Some say these vast artificial lakes symbolize the Sea of Creation; what's indisputable is the boon on their shores.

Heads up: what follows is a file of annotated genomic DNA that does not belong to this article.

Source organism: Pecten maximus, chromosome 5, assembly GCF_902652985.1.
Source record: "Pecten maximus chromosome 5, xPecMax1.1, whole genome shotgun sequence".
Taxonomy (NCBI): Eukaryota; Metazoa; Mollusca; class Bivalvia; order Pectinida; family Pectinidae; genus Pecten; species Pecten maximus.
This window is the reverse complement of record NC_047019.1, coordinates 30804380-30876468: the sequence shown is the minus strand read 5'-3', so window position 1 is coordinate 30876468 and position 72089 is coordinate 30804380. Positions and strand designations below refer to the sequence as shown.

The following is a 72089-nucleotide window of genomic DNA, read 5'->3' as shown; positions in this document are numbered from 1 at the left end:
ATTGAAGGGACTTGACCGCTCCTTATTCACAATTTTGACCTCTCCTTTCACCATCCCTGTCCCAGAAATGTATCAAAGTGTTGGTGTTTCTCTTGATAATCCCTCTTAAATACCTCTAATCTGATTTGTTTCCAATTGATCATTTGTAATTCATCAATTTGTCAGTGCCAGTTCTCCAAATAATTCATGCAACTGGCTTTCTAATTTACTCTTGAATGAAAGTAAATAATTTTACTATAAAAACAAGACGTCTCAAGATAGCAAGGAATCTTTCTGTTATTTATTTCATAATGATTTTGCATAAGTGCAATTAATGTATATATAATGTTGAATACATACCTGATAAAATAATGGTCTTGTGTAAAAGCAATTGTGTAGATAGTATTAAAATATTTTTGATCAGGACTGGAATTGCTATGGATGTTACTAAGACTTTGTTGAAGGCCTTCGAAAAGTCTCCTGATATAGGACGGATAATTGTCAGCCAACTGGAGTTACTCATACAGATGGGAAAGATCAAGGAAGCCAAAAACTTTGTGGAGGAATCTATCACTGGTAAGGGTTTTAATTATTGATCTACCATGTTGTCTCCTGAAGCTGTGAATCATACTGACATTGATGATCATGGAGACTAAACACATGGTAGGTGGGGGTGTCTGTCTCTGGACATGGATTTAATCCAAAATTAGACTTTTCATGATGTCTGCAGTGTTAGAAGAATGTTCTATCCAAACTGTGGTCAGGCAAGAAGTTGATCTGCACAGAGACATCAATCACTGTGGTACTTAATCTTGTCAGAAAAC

The city of Angkor, built on the shores of the great lake Tonlé Sap, received its water supply from the peaks of Phnom Kulen down the Siem Reap river. The Khmer architects took advantage of this abundant water supply by building a number of reservoirs, or baray, in the city that fed into a vast water system. The baray varied in size depending on the particular region and site, had packed earth walls, and were usually rectangular in shape. The two largest reservoirs in the Angkor region are situated on either side of the fortified town of Angkor Thom. They measure 16 and 12.5 square-kilometers respectively and contain up to 50 million cubic meters of water. These were connected to rice paddies via irrigation channels. The rainwater collected during the monsoon season would be used for irrigation during the dry season.